Journal Article

356 A Comparison of Donor Site Dressing Protocols In Burn Patients Requiring Split-thickness Skin Grafting

K Foster, K Richey, S Osborn and R Bay

in Journal of Burn Care & Research

Volume 39, issue suppl_1, pages S148-S148
Published in print April 2018 | ISSN: 1559-047X
Published online April 2018 | e-ISSN: 1559-0488 | DOI: http://dx.doi.org/10.1093/jbcr/iry006.278
356 A Comparison of Donor Site Dressing Protocols In Burn Patients Requiring Split-thickness Skin Grafting

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  • Medicine and Health
  • Acute Medicine
  • Emergency Medicine
  • Critical Care
  • Surgery

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Abstract

Introduction

For nearly 150 years, surgeons have been harvesting skin for transplantation. Yet, to date, no definitive evidence-based accord has been reached on how to care for the donor site. It is widely accepted that the ideal dressing should be easy to use, reduce pain, scarring, healing time, and cost while managing exudate. The purpose of this study was to compare the safety and efficacy of two commonly used dressing regimens.

Methods

This was a single center, prospective interventional single-blinded randomized trial of patients requiring autografting. Patients were randomized 1:1 into either a calcium alginate dressing (CA) or a silver impregnated silicone foam dressing (AG). Outcome measures included time to 95% re-epithelialization, pain using the 5 point Wong-Baker scale, scarring via the patient observer scar scale (POSAS), ease of use (application, removal, management of exudate, ability to remain in place, time) and both patient and clinician preference. Summary descriptive statistics were calculated and analysis was conducted using Mann-Whitney and exact Chi-square tests for each follow-up evaluation. The criterion for statistical significance was set at p = 0.05, two tailed.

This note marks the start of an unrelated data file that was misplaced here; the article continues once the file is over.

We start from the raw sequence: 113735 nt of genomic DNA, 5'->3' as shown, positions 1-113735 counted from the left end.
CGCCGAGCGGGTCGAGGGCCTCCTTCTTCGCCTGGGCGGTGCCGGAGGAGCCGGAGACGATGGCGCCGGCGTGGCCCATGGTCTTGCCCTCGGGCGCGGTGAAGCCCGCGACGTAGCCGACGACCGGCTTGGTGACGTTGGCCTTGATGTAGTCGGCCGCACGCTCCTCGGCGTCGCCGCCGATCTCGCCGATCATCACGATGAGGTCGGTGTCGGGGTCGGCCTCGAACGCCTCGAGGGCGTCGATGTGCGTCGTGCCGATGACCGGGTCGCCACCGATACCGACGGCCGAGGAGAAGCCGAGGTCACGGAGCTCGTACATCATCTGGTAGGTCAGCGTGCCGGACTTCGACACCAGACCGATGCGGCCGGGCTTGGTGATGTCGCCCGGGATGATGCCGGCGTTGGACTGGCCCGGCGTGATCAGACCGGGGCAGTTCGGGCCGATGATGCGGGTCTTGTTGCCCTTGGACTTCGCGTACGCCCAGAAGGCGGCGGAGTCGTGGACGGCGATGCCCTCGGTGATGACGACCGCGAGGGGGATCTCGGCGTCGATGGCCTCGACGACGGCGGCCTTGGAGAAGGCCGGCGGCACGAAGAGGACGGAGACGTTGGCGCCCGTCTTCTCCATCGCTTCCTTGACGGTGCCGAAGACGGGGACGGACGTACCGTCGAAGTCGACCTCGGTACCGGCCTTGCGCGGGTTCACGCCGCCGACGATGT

Results

Forty patients were enrolled. There were no significant differences between groups for sex, age, race, BMI, TBSA, donor size at study inception. Pain on post-op day (POD) 1, prior to the dressing change was significantly less for CA 2.25 vs 3.5 AG (p<.05). Clinician satisfaction with the dressing staying in place on POD 1 was higher for AG (p<.05). At Day 28 POSAS patient scores for stiffness were noted to be worse for the AG group 4.69 vs 2.56 CA (p=.015). At POD 90 there were no significant differences between groups for any of the POSAS patient scales. The POSAS observer scales were performed by a blinded clinician, there were no significant differences between groups at any time point. Number of or adverse events during the study did not differ across groups.

Conclusions

The two treatment arms proved to be equivalent in efficacy and safety. More importantly, this study provides an effective framework to evaluate donor site dressings. Focus on pain control, ease of use, and provider and patient satisfaction are particularly important.

Applicability of Research to Practice

A large multi-center trial is recommended to develop evidence based guidelines for donor site care.

Journal Article.  0 words. 

Subjects: Medicine and Health ; Acute Medicine ; Emergency Medicine ; Critical Care ; Surgery

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